It's almost routine. When Ukrainian President Volodymyr Zelenskyy speaks into the camera of his smartphone, Eugen von Rubinberg knows he has to deliver. Because just minutes later, its algorithm takes the video from Ukraine and translates it into dozens of languages.
Eugen von Rubinberg is co-founder of the Swiss start-up Vidby, which uses artificial intelligence to automatically translate videos into more than 70 languages - almost in real time. "Our mission is to make video content accessible to anyone, anywhere in the world," he says.
As a result, Vidby superimposes a narrator's voice over the video, just as one would expect from an interpreter. It still sounds a bit like a computer-generated voice, but in the future Vidby will also recognize emotions and voice colors that result from the volume, power, resonance and tone of the voice and interpret them accordingly.
Technology from Switzerland has become an important tool for Ukraine. "Nowadays, the speed of information dissemination is crucial," says Iryna Borovets, Director General of Public Diplomacy and Communications at the Ministry of Foreign Affairs of Ukraine. “It's almost impossible to translate a video into 10 to 30 languages in a day using traditional methods.” Borovets says Vidby, on the other hand, can do it.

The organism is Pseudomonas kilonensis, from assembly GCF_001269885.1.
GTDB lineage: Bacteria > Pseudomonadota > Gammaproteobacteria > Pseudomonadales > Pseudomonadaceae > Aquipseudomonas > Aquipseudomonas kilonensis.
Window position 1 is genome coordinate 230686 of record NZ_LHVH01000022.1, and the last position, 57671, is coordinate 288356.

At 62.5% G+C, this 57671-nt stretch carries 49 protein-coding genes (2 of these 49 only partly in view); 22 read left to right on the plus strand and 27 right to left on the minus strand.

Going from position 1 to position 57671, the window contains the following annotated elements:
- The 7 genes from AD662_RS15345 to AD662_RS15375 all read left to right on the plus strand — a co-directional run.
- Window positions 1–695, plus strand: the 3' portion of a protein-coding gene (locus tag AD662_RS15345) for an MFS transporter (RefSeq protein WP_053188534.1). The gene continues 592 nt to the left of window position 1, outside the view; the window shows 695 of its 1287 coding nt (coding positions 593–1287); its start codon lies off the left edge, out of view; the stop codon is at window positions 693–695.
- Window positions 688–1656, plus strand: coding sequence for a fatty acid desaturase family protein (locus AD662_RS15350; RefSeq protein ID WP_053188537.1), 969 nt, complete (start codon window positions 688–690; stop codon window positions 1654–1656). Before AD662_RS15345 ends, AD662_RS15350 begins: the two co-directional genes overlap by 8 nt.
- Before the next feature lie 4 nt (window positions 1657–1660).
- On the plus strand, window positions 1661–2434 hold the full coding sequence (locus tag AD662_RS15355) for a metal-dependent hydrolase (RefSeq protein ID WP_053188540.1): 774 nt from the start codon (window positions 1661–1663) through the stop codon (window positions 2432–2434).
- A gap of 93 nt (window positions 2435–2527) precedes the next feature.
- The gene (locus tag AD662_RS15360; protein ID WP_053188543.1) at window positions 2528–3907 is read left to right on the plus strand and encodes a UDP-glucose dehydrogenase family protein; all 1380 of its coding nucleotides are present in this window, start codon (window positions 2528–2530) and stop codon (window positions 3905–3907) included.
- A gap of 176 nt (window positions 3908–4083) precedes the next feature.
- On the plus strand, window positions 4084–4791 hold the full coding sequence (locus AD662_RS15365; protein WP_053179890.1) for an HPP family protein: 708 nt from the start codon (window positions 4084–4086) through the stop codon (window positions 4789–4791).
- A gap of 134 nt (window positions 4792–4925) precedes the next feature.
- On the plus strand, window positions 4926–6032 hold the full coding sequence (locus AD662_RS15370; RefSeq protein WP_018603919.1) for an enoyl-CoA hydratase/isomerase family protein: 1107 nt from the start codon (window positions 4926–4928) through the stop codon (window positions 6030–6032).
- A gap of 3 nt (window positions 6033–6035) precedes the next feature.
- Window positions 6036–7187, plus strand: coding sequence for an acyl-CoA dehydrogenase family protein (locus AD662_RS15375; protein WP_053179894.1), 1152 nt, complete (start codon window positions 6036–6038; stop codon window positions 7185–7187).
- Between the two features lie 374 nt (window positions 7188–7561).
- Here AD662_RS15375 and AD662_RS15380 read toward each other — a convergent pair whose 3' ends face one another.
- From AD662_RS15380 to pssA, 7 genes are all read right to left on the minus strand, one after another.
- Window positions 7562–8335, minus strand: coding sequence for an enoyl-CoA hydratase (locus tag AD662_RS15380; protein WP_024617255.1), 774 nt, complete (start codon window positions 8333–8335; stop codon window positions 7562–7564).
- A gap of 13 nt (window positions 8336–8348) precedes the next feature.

The amount of videos can hardly be managed otherwise. According to Ukraine's Foreign Ministry, more than 70 speeches by the President have been translated using Vidby, which equates to over 650 minutes of source material. Translated into up to 30 languages, this results in more than 10,000 minutes of new video material, which will be published on the websites of embassies abroad and on social media.
It is no coincidence that Vidby is providing its services to the Ukrainian authorities free of charge. A large part of the company's developers are Ukrainians and still work in the country today. "This is our small patriotic contribution that we are making," says von Rubinberg.
The company, which von Rubinberg founded together with Alexander Konovalov last autumn, claims that its translations are 99 percent accurate. However, the transcript must be prepared for this.
Words that are not to be translated must be marked beforehand. A fully automatic translation achieves an accuracy of 80 percent. Enough to understand the content. But not enough to look really professional.
For Vidby, Konovalov and von Rubinberg didn't have to start from scratch. In 2017, they already caused a stir with Drotr, a messenger capable of translating more than 100 languages simultaneously. The conversations in video conferences could be translated into more than 40 languages. But there was no money to be made from it.
That will change. Rubinberg puts the market for video and audio transcriptions at 30 billion dollars, a large part of which is in the USA. With Vidby, the start-up is now addressing companies, the media, non-governmental organizations, authorities and influencers. Customers include Samsung, Siemens, Generali, Cisco and Karcher. The latest addition is Harvard University.
"Everything on shares" is the daily stock exchange shot from the WELT business editorial team. Every morning from 7 a.m. with our financial journalists. For stock market experts and beginners. Subscribe to the podcast on Spotify, Apple Podcast, Amazon Music and Deezer. Or directly via RSS feed.